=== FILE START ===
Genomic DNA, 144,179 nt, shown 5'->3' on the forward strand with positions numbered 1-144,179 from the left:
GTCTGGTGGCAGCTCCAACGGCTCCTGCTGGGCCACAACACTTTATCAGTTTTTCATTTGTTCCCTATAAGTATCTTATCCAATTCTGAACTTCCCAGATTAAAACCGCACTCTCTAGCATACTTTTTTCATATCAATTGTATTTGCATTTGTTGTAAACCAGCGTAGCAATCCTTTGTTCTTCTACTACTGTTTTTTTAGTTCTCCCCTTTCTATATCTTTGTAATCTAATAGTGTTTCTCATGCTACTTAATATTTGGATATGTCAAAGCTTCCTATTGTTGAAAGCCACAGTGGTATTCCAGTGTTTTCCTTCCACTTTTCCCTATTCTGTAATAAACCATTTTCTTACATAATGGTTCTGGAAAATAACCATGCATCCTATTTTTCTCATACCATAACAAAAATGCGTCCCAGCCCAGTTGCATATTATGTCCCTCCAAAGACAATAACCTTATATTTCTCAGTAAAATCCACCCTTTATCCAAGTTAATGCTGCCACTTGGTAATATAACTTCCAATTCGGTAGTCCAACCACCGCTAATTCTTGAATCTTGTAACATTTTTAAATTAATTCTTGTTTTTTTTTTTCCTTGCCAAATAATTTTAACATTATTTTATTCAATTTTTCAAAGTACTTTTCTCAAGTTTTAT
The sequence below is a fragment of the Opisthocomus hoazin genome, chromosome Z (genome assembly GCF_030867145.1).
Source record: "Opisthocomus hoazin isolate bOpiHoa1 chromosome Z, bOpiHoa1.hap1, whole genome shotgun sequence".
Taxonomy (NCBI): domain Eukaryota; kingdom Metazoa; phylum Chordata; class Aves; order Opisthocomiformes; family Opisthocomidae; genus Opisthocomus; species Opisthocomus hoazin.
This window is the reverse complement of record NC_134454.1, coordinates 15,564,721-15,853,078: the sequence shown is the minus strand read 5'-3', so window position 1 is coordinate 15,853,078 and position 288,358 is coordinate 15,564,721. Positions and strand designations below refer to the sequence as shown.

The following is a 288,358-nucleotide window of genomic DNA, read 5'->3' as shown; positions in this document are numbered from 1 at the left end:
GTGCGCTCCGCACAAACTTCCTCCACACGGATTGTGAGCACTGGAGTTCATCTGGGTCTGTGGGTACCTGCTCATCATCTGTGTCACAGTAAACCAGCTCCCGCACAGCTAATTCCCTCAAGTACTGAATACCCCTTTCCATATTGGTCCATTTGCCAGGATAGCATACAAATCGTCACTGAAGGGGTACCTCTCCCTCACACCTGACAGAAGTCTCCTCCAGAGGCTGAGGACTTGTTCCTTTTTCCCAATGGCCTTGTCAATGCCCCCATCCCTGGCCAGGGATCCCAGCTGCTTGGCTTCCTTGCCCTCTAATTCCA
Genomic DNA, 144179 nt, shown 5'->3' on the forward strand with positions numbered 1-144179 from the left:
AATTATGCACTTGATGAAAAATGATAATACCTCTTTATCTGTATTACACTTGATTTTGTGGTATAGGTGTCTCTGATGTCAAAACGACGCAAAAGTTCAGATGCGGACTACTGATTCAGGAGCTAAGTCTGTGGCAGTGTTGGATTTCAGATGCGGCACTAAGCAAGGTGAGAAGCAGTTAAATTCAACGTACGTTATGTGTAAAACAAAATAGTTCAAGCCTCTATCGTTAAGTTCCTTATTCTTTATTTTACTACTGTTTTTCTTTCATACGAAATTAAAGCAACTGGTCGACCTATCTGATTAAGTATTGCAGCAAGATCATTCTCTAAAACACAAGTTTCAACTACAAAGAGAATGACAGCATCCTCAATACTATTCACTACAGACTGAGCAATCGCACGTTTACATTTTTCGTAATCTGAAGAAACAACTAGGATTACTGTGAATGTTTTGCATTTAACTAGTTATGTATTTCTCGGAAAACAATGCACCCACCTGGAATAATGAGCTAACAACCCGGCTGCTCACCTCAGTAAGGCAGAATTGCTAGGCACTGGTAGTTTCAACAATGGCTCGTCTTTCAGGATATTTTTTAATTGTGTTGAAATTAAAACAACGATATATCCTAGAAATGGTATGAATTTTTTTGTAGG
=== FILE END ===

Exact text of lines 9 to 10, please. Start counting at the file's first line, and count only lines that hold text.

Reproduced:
Genomic DNA, 144179 nt, shown 5'->3' on the forward strand with positions numbered 1-144179 from the left:
AATTATGCACTTGATGAAAAATGATAATACCTCTTTATCTGTATTACACTTGATTTTGTGGTATAGGTGTCTCTGATGTCAAAACGACGCAAAAGTTCAGATGCGGACTACTGATTCAGGAGCTAAGTCTGTGGCAGTGTTGGATTTCAGATGCGGCACTAAGCAAGGTGAGAAGCAGTTAAATTCAACGTACGTTATGTGTAAAACAAAATAGTTCAAGCCTCTATCGTTAAGTTCCTTATTCTTTATTTTACTACTGTTTTTCTTTCATACGAAATTAAAGCAACTGGTCGACCTATCTGATTAAGTATTGCAGCAAGATCATTCTCTAAAACACAAGTTTCAACTACAAAGAGAATGACAGCATCCTCAATACTATTCACTACAGACTGAGCAATCGCACGTTTACATTTTTCGTAATCTGAAGAAACAACTAGGATTACTGTGAATGTTTTGCATTTAACTAGTTATGTATTTCTCGGAAAACAATGCACCCACCTGGAATAATGAGCTAACAACCCGGCTGCTCACCTCAGTAAGGCAGAATTGCTAGGCACTGGTAGTTTCAACAATGGCTCGTCTTTCAGGATATTTTTTAATTGTGTTGAAATTAAAACAACGATATATCCTAGAAATGGTATGAATTTTTTTGTAGG